What would taking $5B from Defense and put into nation wide teacher’s salaries (not administrators who are grossly overpaid in comparison to their teachers) do?
By DAVE EGGERS and NÍNIVE CLEMENTS CALEGARI
The New York Times, April 30, 2011
WHEN we don’t get the results we want in our military endeavors, we don’t blame the soldiers. We don’t say, “It’s these lazy soldiers and their bloated benefits plans! That’s why we haven’t done better in Afghanistan!” No, if the results aren’t there, we blame the planners. We blame the generals, the secretary of defense, the Joint Chiefs of Staff. No one contemplates blaming the men and women fighting every day in the trenches for little pay and scant recognition.
And yet in education we do just that. When we don’t like the way our students score on international standardized tests, we blame the teachers. When we don’t like the way particular schools perform, we blame the teachers and restrict their resources.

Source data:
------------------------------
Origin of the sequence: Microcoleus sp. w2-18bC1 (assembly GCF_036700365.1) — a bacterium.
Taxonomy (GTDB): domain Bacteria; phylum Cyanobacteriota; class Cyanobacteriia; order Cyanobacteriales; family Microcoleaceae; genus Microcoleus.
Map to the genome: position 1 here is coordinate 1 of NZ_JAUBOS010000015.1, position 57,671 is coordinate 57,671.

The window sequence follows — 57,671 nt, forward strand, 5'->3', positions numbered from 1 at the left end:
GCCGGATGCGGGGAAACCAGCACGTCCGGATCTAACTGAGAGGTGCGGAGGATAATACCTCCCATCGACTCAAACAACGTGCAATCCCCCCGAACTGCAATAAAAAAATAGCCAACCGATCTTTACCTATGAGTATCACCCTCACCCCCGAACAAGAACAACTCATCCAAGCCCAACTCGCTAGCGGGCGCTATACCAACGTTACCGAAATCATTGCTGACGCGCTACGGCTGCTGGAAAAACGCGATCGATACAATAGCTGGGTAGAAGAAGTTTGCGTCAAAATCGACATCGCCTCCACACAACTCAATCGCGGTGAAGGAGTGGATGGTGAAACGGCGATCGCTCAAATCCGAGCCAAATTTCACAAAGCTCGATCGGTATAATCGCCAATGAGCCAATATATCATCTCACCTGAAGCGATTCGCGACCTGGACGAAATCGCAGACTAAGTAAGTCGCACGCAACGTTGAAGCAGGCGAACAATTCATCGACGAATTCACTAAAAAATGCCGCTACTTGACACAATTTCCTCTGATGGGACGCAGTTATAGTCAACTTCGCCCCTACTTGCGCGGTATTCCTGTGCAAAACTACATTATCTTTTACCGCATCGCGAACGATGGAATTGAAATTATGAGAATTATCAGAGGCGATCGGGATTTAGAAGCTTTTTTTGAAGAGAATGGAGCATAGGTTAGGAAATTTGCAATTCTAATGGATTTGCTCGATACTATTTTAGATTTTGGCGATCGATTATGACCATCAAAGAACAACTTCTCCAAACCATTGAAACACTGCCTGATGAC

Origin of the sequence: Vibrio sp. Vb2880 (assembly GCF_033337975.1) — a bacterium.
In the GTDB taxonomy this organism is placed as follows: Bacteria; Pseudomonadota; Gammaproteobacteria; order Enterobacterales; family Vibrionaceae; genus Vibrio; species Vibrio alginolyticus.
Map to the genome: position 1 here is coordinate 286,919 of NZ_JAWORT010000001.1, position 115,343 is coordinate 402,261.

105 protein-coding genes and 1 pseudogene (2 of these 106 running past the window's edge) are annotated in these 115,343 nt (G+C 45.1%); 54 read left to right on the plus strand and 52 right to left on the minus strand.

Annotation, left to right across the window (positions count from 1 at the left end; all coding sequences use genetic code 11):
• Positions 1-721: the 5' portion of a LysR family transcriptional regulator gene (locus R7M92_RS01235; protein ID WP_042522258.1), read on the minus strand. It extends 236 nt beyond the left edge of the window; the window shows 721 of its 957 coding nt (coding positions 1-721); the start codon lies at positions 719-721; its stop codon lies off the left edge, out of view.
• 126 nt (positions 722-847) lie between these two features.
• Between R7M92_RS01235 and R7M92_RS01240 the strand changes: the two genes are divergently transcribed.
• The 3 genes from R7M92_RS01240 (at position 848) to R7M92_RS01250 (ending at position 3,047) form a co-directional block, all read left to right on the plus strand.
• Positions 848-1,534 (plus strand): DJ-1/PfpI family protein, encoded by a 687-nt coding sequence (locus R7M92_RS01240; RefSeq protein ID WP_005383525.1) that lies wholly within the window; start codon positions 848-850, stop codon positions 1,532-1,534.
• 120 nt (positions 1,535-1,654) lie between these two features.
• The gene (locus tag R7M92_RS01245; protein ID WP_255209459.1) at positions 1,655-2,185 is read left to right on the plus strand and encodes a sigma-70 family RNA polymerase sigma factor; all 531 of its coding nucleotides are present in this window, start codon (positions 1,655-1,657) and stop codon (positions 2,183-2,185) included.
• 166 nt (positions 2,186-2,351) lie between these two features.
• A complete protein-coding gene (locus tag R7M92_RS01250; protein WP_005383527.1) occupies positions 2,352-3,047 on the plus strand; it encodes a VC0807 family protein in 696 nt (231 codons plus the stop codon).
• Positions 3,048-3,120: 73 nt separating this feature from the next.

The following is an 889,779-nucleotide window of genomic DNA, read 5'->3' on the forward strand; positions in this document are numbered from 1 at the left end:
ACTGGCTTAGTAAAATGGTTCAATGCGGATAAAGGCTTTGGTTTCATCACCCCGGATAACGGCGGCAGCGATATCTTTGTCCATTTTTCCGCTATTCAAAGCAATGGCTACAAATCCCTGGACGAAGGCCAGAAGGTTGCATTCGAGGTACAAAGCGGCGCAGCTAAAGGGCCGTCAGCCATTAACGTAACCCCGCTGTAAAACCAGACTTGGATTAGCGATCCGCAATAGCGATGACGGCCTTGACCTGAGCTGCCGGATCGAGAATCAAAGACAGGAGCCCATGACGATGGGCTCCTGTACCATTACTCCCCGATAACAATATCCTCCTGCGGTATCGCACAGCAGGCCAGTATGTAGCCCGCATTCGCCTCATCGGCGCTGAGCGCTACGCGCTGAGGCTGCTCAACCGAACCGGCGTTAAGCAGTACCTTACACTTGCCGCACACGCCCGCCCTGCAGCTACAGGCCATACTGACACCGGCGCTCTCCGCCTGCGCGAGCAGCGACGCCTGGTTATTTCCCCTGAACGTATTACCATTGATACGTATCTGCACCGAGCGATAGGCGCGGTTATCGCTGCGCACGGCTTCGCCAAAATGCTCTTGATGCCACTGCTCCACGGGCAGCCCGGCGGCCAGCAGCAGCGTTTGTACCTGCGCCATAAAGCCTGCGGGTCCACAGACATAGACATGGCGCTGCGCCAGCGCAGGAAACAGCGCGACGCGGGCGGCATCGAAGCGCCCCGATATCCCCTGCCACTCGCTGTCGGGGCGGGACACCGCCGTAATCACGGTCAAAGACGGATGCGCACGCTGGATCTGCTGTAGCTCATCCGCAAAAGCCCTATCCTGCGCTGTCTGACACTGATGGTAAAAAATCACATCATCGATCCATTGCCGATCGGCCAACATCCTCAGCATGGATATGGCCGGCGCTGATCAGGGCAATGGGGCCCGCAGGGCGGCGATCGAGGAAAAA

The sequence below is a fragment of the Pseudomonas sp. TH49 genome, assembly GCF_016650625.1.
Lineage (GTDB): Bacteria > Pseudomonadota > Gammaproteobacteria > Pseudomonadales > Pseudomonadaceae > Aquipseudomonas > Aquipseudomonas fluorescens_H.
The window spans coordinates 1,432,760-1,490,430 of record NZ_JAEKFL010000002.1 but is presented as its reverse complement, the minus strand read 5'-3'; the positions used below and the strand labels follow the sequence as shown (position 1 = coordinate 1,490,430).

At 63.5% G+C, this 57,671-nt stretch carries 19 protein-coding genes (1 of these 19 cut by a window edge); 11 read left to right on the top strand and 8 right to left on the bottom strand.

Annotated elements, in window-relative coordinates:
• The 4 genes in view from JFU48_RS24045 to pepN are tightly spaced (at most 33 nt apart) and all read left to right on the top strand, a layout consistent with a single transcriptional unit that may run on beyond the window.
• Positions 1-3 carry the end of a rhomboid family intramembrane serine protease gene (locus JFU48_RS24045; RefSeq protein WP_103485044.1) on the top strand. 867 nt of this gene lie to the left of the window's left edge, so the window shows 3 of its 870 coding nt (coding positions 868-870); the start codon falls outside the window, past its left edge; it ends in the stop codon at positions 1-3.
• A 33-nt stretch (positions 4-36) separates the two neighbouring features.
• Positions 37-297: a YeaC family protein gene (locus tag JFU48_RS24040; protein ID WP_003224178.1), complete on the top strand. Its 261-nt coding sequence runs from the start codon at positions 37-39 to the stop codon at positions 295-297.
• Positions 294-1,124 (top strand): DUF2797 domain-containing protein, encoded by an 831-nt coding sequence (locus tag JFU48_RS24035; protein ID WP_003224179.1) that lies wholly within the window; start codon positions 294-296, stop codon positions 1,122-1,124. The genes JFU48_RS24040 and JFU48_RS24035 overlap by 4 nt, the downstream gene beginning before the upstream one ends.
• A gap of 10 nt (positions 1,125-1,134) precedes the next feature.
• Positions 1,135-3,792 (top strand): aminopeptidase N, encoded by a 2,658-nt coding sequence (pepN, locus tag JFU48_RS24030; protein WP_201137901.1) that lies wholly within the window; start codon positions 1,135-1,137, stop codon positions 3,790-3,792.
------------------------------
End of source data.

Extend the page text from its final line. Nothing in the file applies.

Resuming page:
Compare this with our approach to our military: when results on the ground are not what we hoped, we think of ways to better support soldiers. We try to give them better tools, better weapons, better protection, better training. And when recruiting is down, we offer incentives.
Phi Beta Iota: It is helpful to compare the salaries of teachers, responsible for the future of the country, and financial arbitragers allowed to destroy the entire economy without penalty.